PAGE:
ZeroAvia has announced two new partnerships in its quest to develop clean solutions for aviation.
The world’s leading developer of zero-emission aviation technologies added new partnerships with companies in Ireland and India. The news comes on the heels of a recent partnership announcement with Alaska Airlines.
ZeroAvia focuses on hydrogen-electric aviation solutions. Initially, the company plans 500-mile flights on nine- to 19-seat commercial aircraft for passengers, cargo, and agriculture. The company, based in the U.K. and the U.S., plans commercial operations in 2024. ZeroAvia has certificates from U.K. and U.S. federal aviation authorities for two prototype aircraft.
Partnership to Provide Cargo Planes With ZeroAvia Powertrain
In early November, ZeroAvia announced an agreement with ASL Aviation Holdings, headquartered in Dublin. The agreement calls for hydrogen-electric engine conversions for ATR72 freighter aircraft.
The project will ultimately include an order for ZeroAvia to convert up to 10 of ASL’s ATR freighter aircraft. The conversions will lead to cargo planes using hydrogen-electric propulsion with zero emissions.
ASL Aviation Holdings is a global aviation services company with airlines in Asia, Europe, and South Africa. The deal calls for ASL Airlines Ireland to provide ZeroAvia with a retired ATR72F aircraft. ZeroAvia will use the plane for program development and as a demonstrator aircraft.
ASL will use the technology to convert other aircraft used in freight operations. The carrier will launch zero-emission hydrogen-electric-powered operations by 2026.
ZeroAvia and ASL Aviation Holdings are members of the ASL CargoVision Forum. That initiative seeks to drive innovation and sustainability in the air cargo industry.
The companies noted that the hydrogen-electric powertrain technology could reduce emissions regionally in areas where connectivity is a critical issue.
Val Miftakhov, ZeroAvia’s CEO and founder, believes the partnership is groundbreaking. Miftakhov said the ASL partnership will lead to some of the world’s earliest commercial freight operations using hydrogen-electric propulsion.
ZeroAvia and ASL will collaborate on the ZA2000 Powertrain. The engine uses a 2-5 megawatt powertrain for aircraft that typically have 40 to 90 seats. ZeroAvia will retrofit the ATR72 aircraft using a hydrogen fuel cell and electric motor powertrain.
To address refueling needs, ZeroAvia is working to scale its Hydrogen Airport Refuelling Ecosystem (HARE). The U.K.’s Department for Transport recently awarded ZeroAvia a grant for liquid-hydrogen refueling in airports.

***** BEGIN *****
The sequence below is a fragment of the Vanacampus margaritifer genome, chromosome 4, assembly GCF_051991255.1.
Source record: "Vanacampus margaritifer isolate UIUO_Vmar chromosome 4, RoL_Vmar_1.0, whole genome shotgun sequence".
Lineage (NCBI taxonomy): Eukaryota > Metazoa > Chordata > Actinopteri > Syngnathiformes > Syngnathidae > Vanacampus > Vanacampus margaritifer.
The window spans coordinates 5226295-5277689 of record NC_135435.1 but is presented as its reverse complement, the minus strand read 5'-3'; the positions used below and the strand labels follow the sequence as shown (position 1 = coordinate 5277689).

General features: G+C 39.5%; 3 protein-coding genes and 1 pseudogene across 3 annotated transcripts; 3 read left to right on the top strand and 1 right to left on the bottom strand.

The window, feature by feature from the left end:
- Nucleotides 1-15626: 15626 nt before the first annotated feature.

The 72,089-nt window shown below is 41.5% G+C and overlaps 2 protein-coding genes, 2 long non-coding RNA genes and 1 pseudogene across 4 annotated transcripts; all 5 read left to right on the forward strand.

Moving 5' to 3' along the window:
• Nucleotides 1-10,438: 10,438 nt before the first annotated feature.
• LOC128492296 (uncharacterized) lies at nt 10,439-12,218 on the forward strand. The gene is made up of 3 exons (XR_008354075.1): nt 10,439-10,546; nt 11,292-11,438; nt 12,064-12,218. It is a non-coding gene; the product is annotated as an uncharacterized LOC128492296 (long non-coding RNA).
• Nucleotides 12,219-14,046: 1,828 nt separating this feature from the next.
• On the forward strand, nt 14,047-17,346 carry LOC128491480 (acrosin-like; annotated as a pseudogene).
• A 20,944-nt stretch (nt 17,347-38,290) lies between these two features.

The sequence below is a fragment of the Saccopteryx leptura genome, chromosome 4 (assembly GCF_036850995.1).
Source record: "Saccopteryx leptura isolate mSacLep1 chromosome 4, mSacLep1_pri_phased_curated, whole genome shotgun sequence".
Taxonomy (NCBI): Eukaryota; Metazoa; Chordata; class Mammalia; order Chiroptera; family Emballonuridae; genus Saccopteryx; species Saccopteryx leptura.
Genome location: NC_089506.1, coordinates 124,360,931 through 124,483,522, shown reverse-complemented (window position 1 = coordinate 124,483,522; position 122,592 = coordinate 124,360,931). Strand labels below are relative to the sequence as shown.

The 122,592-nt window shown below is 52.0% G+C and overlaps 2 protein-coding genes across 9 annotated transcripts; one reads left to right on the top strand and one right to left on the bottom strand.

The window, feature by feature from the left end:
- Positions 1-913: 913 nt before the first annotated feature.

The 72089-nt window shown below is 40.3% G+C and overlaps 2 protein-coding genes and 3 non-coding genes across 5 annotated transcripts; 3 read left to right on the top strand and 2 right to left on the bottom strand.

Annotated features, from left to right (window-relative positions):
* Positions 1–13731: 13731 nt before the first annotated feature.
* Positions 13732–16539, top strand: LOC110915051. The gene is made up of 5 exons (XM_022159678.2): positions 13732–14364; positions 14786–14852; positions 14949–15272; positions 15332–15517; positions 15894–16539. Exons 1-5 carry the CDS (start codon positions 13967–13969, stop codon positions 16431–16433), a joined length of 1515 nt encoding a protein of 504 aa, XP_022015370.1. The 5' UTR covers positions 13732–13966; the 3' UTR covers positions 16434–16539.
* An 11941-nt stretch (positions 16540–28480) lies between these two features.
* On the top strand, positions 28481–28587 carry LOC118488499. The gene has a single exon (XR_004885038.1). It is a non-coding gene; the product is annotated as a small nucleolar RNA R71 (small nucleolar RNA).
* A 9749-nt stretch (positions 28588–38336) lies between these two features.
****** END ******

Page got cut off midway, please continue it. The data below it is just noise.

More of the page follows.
Indian Deal Expands Sustainable Aviation Presence in Asia
In November, ZeroAvia also announced a deal with Hindustan Aeronautics Ltd (HAL). The company is an Indian state-owned aerospace and defense company.
We are delighted with the success of our #zeroemission flight infrastructure project and to have the opportunity to demonstrate how these projects are critical to the future of zero emission #aviation. #hydrogen https://t.co/qh9c26kZMb
— ZeroAvia (@ZeroAvia) September 29, 2021
The HAL deal calls for the development of hydrogen-electric powertrains for 19-seat Dornier 228 aircraft capable of flying up to 500 nautical miles. The deal includes plans for the companies to develop a Supplemental Type Certificate. That certification allows for the retrofitting of existing aircraft frames for use in both Indian military and worldwide operations.
HAL also plans to build new aircraft, dubbed Hindustan-228, which would use zero-emission engines.
ZeroAvia and HAL engineers will integrate the ZA600 powertrain into the Dornier 228 airframe. ZeroAvia committed to working with HAL and aircraft regulators to ensure the aircraft meet safety and operational requirements.
Apurba Roy, general manager of HAL’s Transport Aircraft Division, hailed the partnership. Roy praised ZeroAvia for playing a leading role globally in the development of practical zero-emission aircraft.
HAL is a world leader in technology transfer with the Dorner 228 airframe, dating back to 1983. It has produced main subassemblies and more than 150 Dornier aircraft, including those used by the Indian military.
That expertise appealed to Miftakhov. The experience with the Dornier 228 will be essential for ZeroAvia’s flight test aircraft.
Miftakhov also wants to use the partnership to do more than certify the engine. ZeroAvia wants to provide a Supplemental Type Certificate solution for operators across the world. The U.S. Federal Aviation Agency issues those certificates for approved modifications of a product’s original design.
ZeroAvia had been working with the Dornier 228 well before the HAL deal. The company has a Dormier 228 at its Cotswold Airport facility in the U.K. That plane is being used as part of the HyFlyer II project. That project’s goal is to put a 600kW powertrain in a 19-seat aircraft. ZeroAvia has completed a successful ground test of the project. It plans to begin flight testing the Dornier 228 soon and aims for commercial service by 2024.
HyFlyer II funding is in part provided by several U.K. agencies, including the Aerospace Technology Institute and Innovate UK.
The latest news adds to ZeroAvia’s active year in partnerships.
In late October, the company announced a partnership with Rotterdam The Hague Airport (RTHA). That deal aims to create the world’s first hydrogen-electric international passenger route, using 19-seat aircraft such as HAL’s 228.
ZeroAvia also recently signed a deal with Alaska Air Group to scale up hydrogen-electric propulsion. The Alaska Air deal would put the powertrains in a full-size De Havilland Q400 aircraft that carries up to 76 passengers.